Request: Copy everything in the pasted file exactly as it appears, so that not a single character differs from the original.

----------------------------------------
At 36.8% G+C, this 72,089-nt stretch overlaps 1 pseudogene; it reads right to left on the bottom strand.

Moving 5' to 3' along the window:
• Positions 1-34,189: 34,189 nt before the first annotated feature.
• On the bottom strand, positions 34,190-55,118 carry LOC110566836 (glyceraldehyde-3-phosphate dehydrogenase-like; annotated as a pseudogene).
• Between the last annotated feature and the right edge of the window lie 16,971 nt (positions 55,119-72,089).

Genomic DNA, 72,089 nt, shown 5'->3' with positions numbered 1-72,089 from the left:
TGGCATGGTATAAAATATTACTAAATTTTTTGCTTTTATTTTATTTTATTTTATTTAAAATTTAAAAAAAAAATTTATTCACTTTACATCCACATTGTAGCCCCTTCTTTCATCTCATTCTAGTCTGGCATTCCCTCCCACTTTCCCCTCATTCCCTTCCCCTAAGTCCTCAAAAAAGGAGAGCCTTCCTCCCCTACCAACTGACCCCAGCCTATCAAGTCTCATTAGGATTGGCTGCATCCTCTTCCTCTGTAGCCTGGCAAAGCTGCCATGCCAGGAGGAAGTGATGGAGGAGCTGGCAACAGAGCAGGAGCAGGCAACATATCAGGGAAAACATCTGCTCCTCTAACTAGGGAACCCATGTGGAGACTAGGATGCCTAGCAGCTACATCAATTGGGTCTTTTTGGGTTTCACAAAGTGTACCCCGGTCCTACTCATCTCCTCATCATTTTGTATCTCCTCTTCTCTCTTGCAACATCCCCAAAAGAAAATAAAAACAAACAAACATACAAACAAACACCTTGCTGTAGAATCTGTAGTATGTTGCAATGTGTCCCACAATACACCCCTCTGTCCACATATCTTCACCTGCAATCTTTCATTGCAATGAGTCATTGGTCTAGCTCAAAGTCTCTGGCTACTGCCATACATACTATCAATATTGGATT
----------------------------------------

At 36.8% G+C, this 72,089-nt stretch overlaps 1 pseudogene; it reads right to left on the bottom strand.

Moving 5' to 3' along the window:
• Positions 1-34,189: 34,189 nt before the first annotated feature.
• On the bottom strand, positions 34,190-55,118 carry LOC110566836 (glyceraldehyde-3-phosphate dehydrogenase-like; annotated as a pseudogene).
• Between the last annotated feature and the right edge of the window lie 16,971 nt (positions 55,119-72,089).

Genomic DNA, 72,089 nt, shown 5'->3' with positions numbered 1-72,089 from the left:
TGGCATGGTATAAAATATTACTAAATTTTTTGCTTTTATTTTATTTTATTTTATTTAAAATTTAAAAAAAAAATTTATTCACTTTACATCCACATTGTAGCCCCTTCTTTCATCTCATTCTAGTCTGGCATTCCCTCCCACTTTCCCCTCATTCCCTTCCCCTAAGTCCTCAAAAAAGGAGAGCCTTCCTCCCCTACCAACTGACCCCAGCCTATCAAGTCTCATTAGGATTGGCTGCATCCTCTTCCTCTGTAGCCTGGCAAAGCTGCCATGCCAGGAGGAAGTGATGGAGGAGCTGGCAACAGAGCAGGAGCAGGCAACATATCAGGGAAAACATCTGCTCCTCTAACTAGGGAACCCATGTGGAGACTAGGATGCCTAGCAGCTACATCAATTGGGTCTTTTTGGGTTTCACAAAGTGTACCCCGGTCCTACTCATCTCCTCATCATTTTGTATCTCCTCTTCTCTCTTGCAACATCCCCAAAAGAAAATAAAAACAAACAAACATACAAACAAACACCTTGCTGTAGAATCTGTAGTATGTTGCAATGTGTCCCACAATACACCCCTCTGTCCACATATCTTCACCTGCAATCTTTCATTGCAATGAGTCATTGGTCTAGCTCAAAGTCTCTGGCTACTGCCATACATACTATCAATATTGGATT